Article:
It can easily be said that fighting is a family affair when it comes to military service. It is not uncommon for sons to follow in their father’s footsteps or for brothers to meet each other’s challenge to serve and fight.
Such was the case for the Vargas family where all four brothers were involved in combat. The military service of this family spanned three wars – from the sand of Iwo Jima to the frozen hills of Korea and finally the jungles of Vietnam. Jay Vargas, the youngest, undoubtedly endured his fair share of teasing and fighting from his older brothers as they became combat veterans. However, it was the youngest son who emerged from his combat experience with the nation’s highest military honor.
Despite not having slept for 36 hours due to combat also worthy of merit, Capt Vargas and Company G were inserted near the village of Dai Do. Leading an attack across 700 yards of open ground, Vargas destroyed multiple machine-gun positions by himself. He did it despite wounds he had received during the prior action and more during this assault. Once Company G had taken the village, they were subjected to a voracious counter-attack. Taking refuge in the cemetery and digging up fresh graves for foxholes, Vargas led Company G to hold on. After three days of battle, Captain Jay Vargas had gained the nation’s highest military honor.
A Family Ready to Fight
Jay Vargas was born in 1938 Winslow, Arizona to a family of immigrants. His father was Hispanic while his mother was Italian and together they raised four, fighting fit boys. The oldest Vargas, Angelo, fought his way through the black sands of Iwo Jima. Next, Frank took part in the action during the bloody struggle for Okinawa. Joseph fought during the Korean War, and that left the youngest, Jay, to see if he would follow in their footsteps.
Jay Vargas graduated High School in Winslow, Arizona where he was a standout player in baseball. Moving on to Northern Arizona University, Vargas eventually joined the Class A Portland team of the Los Angeles Dodgers club team. Realizing that a career in baseball was unlikely to happen, Vargas decided to put on another uniform.
His mother reportedly implored him to join the US Air Force but to no avail. In 1963, Jay Vargas entered the United States Marine Corps and became a commissioned officer. He was assigned to 1st Battalion, 5th Marines, 1st Marine Division. By 1968, Vargas was genuinely following in the footsteps of his brothers experiencing heavy combat throughout the jungles of Vietnam.
From One Fight to the Next
On April 29, Captain Jay Vargas was serving with Company G, 2nd Battalion, 4th Marines near the demilitarized zone between North and South Vietnam. The last unit in that particular area of operations, Company G was unable to be airlifted out due to heavy enemy fire making any helo lift too dangerous. The result was Vargas leading Company G on foot out of the area under heavy artillery fire to the base camp. Arriving relatively unscathed, rest for Vargas and the men of Company G was short-lived. Despite a lack of sleep for nearly 36 hours, and Vargas wounded, they were sent back into action.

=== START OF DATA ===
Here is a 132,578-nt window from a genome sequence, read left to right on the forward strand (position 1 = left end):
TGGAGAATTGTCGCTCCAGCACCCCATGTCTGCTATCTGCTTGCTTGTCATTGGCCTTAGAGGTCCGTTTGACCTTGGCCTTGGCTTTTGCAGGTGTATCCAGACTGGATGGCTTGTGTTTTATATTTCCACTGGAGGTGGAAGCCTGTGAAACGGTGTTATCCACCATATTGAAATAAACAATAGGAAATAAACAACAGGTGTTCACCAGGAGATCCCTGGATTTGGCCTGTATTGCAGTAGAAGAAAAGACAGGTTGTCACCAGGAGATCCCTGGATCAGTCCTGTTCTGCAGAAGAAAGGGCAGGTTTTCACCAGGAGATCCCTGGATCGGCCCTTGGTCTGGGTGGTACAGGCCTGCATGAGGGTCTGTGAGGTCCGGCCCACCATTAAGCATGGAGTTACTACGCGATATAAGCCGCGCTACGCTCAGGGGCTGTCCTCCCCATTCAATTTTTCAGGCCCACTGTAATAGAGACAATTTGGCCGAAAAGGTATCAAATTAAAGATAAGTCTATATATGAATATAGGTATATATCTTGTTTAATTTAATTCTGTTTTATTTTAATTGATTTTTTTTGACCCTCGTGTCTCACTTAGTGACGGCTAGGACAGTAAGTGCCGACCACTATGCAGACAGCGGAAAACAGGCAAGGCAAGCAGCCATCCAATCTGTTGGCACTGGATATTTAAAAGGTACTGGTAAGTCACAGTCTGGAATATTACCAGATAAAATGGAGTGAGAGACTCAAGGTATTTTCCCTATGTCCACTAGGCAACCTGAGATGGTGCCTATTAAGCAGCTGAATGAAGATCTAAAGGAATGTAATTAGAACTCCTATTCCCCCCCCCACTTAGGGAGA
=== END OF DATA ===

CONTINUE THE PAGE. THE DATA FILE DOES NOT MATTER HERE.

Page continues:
A short distance away, two Marine Companies were under heavy fire from a North Vietnamese Regiment near the village of Dai Do. Upon the arrival of Company G, Vargas was ordered to lead the assault across 700 yards of fire-swept terrain to take the village. Braving the gunfire, Vargas led his men as far as he could until they were pinned down by heavy machine gun fire. Realizing the danger to his Company, Vargas grabbed the reserve platoon and immediately charged the entrenched positions.
Upon arriving at the hedgerows used for cover, Vargas led the assault, destroying three machine guns by himself. During the attack, he was again wounded by grenade fragments but refused care or evacuation. He continued the assault and set up a defensive perimeter as the village was taken. The North Vietnamese wanted their village back, and they executed a ferocious counter-attack. Taking refuge in the cemetery, Vargas and the men of Company G used fresh graves for cover, tossing the buried bodies aside.
Holding the Line
Throughout the night, Vargas encouraged his men to hold their line and resist the enemy’s efforts. Reinforcements arrived the next morning, and the call to renew the assault on Dai Do was given. The Marines pressed forward and pushed through the village. The North Vietnamese responded, and the result was a brutal hand-to-hand struggle to the death.
In the open, Vargas continued to fight with both small arms and knife while shouting encouragement to his Marines. While assisting wounded Marines, he was hit again for the third time. When he saw his Battalion Commander go down, he ran across the fire-swept terrain to pull him to cover. After three long days of battle, the enemy finally began to pull back, and the Marines were in control of Dai Do.
When Captain Jay Vargas returned from Vietnam to his brothers, he did so having more than lived up to the Vargas family name. In 1970 he was presented with the Medal of Honor as his proud family looked on.
Jay Vargas rightfully earned his distinct place in both the Vargas family and the halls of military history.